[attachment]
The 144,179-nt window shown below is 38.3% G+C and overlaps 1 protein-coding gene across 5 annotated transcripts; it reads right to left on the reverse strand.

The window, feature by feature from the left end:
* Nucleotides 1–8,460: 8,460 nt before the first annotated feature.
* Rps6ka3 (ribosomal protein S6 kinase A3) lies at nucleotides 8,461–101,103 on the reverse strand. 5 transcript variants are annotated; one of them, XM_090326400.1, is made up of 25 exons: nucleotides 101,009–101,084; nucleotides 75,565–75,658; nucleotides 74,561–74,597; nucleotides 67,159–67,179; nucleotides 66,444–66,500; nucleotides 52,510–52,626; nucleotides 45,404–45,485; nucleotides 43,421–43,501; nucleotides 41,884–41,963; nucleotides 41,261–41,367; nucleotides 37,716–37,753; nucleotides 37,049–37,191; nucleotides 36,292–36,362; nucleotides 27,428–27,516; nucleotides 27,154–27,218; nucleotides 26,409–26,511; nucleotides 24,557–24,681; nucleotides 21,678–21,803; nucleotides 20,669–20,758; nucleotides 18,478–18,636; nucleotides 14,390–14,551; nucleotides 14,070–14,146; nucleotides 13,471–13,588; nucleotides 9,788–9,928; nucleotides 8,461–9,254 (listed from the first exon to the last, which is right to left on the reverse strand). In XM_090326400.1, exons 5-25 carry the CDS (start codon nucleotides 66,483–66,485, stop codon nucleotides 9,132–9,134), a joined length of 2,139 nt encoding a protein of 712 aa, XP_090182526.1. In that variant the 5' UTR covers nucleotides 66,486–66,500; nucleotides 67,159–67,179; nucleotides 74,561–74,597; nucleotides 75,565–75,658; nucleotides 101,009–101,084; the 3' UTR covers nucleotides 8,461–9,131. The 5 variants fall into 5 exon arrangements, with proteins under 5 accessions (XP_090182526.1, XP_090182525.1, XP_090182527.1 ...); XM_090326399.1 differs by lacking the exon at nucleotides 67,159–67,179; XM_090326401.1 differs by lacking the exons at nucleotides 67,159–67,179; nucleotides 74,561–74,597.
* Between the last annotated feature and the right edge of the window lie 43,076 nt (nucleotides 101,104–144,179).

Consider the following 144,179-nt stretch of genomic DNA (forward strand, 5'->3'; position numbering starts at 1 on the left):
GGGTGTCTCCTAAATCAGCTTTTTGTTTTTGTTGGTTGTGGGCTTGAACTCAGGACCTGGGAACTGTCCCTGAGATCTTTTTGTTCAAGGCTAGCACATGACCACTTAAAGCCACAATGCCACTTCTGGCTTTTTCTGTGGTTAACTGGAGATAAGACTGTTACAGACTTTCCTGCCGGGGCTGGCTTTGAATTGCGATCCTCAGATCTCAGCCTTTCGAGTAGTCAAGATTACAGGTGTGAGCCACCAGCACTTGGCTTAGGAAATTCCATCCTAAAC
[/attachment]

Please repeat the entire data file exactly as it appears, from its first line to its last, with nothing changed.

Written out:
The 144,179-nt window shown below is 38.3% G+C and overlaps 1 protein-coding gene across 5 annotated transcripts; it reads right to left on the reverse strand.

The window, feature by feature from the left end:
* Nucleotides 1–8,460: 8,460 nt before the first annotated feature.
* Rps6ka3 (ribosomal protein S6 kinase A3) lies at nucleotides 8,461–101,103 on the reverse strand. 5 transcript variants are annotated; one of them, XM_090326400.1, is made up of 25 exons: nucleotides 101,009–101,084; nucleotides 75,565–75,658; nucleotides 74,561–74,597; nucleotides 67,159–67,179; nucleotides 66,444–66,500; nucleotides 52,510–52,626; nucleotides 45,404–45,485; nucleotides 43,421–43,501; nucleotides 41,884–41,963; nucleotides 41,261–41,367; nucleotides 37,716–37,753; nucleotides 37,049–37,191; nucleotides 36,292–36,362; nucleotides 27,428–27,516; nucleotides 27,154–27,218; nucleotides 26,409–26,511; nucleotides 24,557–24,681; nucleotides 21,678–21,803; nucleotides 20,669–20,758; nucleotides 18,478–18,636; nucleotides 14,390–14,551; nucleotides 14,070–14,146; nucleotides 13,471–13,588; nucleotides 9,788–9,928; nucleotides 8,461–9,254 (listed from the first exon to the last, which is right to left on the reverse strand). In XM_090326400.1, exons 5-25 carry the CDS (start codon nucleotides 66,483–66,485, stop codon nucleotides 9,132–9,134), a joined length of 2,139 nt encoding a protein of 712 aa, XP_090182526.1. In that variant the 5' UTR covers nucleotides 66,486–66,500; nucleotides 67,159–67,179; nucleotides 74,561–74,597; nucleotides 75,565–75,658; nucleotides 101,009–101,084; the 3' UTR covers nucleotides 8,461–9,131. The 5 variants fall into 5 exon arrangements, with proteins under 5 accessions (XP_090182526.1, XP_090182525.1, XP_090182527.1 ...); XM_090326399.1 differs by lacking the exon at nucleotides 67,159–67,179; XM_090326401.1 differs by lacking the exons at nucleotides 67,159–67,179; nucleotides 74,561–74,597.
* Between the last annotated feature and the right edge of the window lie 43,076 nt (nucleotides 101,104–144,179).

Consider the following 144,179-nt stretch of genomic DNA (forward strand, 5'->3'; position numbering starts at 1 on the left):
GGGTGTCTCCTAAATCAGCTTTTTGTTTTTGTTGGTTGTGGGCTTGAACTCAGGACCTGGGAACTGTCCCTGAGATCTTTTTGTTCAAGGCTAGCACATGACCACTTAAAGCCACAATGCCACTTCTGGCTTTTTCTGTGGTTAACTGGAGATAAGACTGTTACAGACTTTCCTGCCGGGGCTGGCTTTGAATTGCGATCCTCAGATCTCAGCCTTTCGAGTAGTCAAGATTACAGGTGTGAGCCACCAGCACTTGGCTTAGGAAATTCCATCCTAAAC